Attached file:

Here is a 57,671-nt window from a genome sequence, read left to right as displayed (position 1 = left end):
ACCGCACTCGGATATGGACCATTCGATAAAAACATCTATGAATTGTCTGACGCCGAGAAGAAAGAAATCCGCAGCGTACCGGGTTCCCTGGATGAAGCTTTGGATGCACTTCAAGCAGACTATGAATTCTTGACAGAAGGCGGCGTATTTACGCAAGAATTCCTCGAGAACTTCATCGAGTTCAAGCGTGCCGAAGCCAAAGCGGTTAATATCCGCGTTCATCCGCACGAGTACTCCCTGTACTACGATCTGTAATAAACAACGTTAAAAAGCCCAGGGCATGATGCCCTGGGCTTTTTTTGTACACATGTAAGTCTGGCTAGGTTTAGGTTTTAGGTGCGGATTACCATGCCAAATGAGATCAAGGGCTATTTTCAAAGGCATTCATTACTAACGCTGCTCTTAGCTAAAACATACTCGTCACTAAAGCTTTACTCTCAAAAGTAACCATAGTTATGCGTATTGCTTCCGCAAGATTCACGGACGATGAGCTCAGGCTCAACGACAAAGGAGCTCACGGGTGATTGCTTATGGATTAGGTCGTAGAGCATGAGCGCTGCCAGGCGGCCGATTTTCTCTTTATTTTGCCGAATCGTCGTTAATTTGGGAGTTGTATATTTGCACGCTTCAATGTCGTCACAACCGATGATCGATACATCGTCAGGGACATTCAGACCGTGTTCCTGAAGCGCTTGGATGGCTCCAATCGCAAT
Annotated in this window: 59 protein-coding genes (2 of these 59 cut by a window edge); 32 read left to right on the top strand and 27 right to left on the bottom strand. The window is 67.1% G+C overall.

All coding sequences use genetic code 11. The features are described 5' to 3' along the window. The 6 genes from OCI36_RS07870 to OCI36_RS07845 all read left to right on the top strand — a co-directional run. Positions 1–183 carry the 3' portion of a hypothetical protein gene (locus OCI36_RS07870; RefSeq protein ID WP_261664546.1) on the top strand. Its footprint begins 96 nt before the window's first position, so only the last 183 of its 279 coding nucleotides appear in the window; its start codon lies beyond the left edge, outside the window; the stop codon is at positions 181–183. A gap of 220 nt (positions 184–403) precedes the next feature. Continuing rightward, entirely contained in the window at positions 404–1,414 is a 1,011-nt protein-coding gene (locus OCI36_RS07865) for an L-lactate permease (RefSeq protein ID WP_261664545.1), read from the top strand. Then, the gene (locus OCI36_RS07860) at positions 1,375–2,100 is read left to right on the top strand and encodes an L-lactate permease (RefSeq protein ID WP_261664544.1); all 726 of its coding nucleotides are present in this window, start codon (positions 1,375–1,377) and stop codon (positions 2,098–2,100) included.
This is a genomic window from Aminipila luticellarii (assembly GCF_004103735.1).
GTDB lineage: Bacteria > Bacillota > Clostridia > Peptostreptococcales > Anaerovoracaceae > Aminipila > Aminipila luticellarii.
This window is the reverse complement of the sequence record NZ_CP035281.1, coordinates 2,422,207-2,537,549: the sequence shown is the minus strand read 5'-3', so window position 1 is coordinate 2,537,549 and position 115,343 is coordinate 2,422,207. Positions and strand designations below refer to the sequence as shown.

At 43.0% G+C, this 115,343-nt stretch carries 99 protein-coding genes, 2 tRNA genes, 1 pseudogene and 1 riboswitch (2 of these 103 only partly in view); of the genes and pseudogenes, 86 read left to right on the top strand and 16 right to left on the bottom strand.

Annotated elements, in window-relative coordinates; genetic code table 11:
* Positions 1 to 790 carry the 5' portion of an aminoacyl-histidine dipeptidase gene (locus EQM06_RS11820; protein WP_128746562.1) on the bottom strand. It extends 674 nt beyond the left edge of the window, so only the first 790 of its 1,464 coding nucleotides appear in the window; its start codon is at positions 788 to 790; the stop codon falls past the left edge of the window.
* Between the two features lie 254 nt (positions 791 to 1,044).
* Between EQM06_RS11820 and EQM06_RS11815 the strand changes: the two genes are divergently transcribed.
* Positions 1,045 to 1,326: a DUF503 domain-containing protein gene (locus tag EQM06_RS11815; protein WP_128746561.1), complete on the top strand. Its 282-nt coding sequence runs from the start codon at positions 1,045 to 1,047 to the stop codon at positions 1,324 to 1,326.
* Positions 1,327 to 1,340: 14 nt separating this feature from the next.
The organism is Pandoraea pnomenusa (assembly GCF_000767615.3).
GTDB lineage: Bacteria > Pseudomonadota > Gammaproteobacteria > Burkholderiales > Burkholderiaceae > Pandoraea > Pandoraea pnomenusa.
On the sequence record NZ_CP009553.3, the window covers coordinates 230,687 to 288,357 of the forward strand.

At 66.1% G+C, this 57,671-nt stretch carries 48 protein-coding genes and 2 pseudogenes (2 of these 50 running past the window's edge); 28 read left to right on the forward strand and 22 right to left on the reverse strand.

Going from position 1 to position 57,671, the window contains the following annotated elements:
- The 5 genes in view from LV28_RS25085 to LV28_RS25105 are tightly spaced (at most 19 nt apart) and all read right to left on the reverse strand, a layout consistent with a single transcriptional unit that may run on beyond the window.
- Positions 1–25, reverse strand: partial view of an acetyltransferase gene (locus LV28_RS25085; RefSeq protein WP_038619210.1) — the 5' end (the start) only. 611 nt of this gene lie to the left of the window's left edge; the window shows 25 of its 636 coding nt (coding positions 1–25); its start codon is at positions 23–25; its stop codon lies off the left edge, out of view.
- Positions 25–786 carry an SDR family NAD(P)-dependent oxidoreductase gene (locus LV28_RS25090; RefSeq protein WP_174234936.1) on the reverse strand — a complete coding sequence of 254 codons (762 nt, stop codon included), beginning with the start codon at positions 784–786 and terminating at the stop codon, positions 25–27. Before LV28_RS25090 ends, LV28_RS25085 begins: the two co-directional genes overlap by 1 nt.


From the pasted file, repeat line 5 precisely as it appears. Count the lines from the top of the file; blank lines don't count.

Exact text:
This is a genomic window from Aminipila luticellarii (assembly GCF_004103735.1).